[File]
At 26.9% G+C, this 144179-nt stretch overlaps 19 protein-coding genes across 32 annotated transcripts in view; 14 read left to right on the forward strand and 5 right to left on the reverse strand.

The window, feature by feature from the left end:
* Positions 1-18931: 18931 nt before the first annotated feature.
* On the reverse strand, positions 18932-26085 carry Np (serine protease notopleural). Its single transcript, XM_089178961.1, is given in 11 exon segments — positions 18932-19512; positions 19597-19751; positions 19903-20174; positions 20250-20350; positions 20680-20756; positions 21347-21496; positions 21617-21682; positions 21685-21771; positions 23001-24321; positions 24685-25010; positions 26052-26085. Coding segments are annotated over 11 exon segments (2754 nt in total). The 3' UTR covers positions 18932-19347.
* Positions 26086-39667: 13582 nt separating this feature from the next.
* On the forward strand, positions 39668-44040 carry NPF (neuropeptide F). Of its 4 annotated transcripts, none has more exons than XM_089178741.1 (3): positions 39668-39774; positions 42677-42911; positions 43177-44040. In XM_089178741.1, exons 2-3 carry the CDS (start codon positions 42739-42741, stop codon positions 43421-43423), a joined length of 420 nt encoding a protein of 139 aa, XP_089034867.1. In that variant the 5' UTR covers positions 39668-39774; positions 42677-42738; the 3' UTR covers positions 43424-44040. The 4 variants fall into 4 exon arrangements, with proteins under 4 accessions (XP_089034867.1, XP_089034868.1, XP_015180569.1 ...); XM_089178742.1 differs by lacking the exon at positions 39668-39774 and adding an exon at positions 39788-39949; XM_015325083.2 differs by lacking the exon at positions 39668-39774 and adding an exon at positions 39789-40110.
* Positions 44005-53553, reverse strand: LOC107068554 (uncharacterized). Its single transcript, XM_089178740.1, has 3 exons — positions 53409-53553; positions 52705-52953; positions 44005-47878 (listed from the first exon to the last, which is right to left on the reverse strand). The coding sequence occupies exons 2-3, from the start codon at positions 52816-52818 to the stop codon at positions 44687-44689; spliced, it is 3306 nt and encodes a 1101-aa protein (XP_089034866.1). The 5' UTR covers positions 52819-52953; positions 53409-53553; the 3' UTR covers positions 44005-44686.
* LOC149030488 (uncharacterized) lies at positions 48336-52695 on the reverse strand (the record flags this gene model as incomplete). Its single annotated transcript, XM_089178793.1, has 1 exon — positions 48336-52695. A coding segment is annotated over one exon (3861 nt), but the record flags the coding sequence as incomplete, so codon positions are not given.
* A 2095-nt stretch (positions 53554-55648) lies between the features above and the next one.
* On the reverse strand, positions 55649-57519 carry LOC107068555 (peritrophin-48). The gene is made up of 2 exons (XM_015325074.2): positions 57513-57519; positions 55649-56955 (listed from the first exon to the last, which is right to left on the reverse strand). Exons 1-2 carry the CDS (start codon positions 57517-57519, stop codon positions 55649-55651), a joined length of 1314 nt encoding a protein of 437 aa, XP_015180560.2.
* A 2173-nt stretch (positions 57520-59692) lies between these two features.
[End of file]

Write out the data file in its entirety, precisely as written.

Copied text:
At 26.9% G+C, this 144179-nt stretch overlaps 19 protein-coding genes across 32 annotated transcripts in view; 14 read left to right on the forward strand and 5 right to left on the reverse strand.

The window, feature by feature from the left end:
* Positions 1-18931: 18931 nt before the first annotated feature.
* On the reverse strand, positions 18932-26085 carry Np (serine protease notopleural). Its single transcript, XM_089178961.1, is given in 11 exon segments — positions 18932-19512; positions 19597-19751; positions 19903-20174; positions 20250-20350; positions 20680-20756; positions 21347-21496; positions 21617-21682; positions 21685-21771; positions 23001-24321; positions 24685-25010; positions 26052-26085. Coding segments are annotated over 11 exon segments (2754 nt in total). The 3' UTR covers positions 18932-19347.
* Positions 26086-39667: 13582 nt separating this feature from the next.
* On the forward strand, positions 39668-44040 carry NPF (neuropeptide F). Of its 4 annotated transcripts, none has more exons than XM_089178741.1 (3): positions 39668-39774; positions 42677-42911; positions 43177-44040. In XM_089178741.1, exons 2-3 carry the CDS (start codon positions 42739-42741, stop codon positions 43421-43423), a joined length of 420 nt encoding a protein of 139 aa, XP_089034867.1. In that variant the 5' UTR covers positions 39668-39774; positions 42677-42738; the 3' UTR covers positions 43424-44040. The 4 variants fall into 4 exon arrangements, with proteins under 4 accessions (XP_089034867.1, XP_089034868.1, XP_015180569.1 ...); XM_089178742.1 differs by lacking the exon at positions 39668-39774 and adding an exon at positions 39788-39949; XM_015325083.2 differs by lacking the exon at positions 39668-39774 and adding an exon at positions 39789-40110.
* Positions 44005-53553, reverse strand: LOC107068554 (uncharacterized). Its single transcript, XM_089178740.1, has 3 exons — positions 53409-53553; positions 52705-52953; positions 44005-47878 (listed from the first exon to the last, which is right to left on the reverse strand). The coding sequence occupies exons 2-3, from the start codon at positions 52816-52818 to the stop codon at positions 44687-44689; spliced, it is 3306 nt and encodes a 1101-aa protein (XP_089034866.1). The 5' UTR covers positions 52819-52953; positions 53409-53553; the 3' UTR covers positions 44005-44686.
* LOC149030488 (uncharacterized) lies at positions 48336-52695 on the reverse strand (the record flags this gene model as incomplete). Its single annotated transcript, XM_089178793.1, has 1 exon — positions 48336-52695. A coding segment is annotated over one exon (3861 nt), but the record flags the coding sequence as incomplete, so codon positions are not given.
* A 2095-nt stretch (positions 53554-55648) lies between the features above and the next one.
* On the reverse strand, positions 55649-57519 carry LOC107068555 (peritrophin-48). The gene is made up of 2 exons (XM_015325074.2): positions 57513-57519; positions 55649-56955 (listed from the first exon to the last, which is right to left on the reverse strand). Exons 1-2 carry the CDS (start codon positions 57517-57519, stop codon positions 55649-55651), a joined length of 1314 nt encoding a protein of 437 aa, XP_015180560.2.
* A 2173-nt stretch (positions 57520-59692) lies between these two features.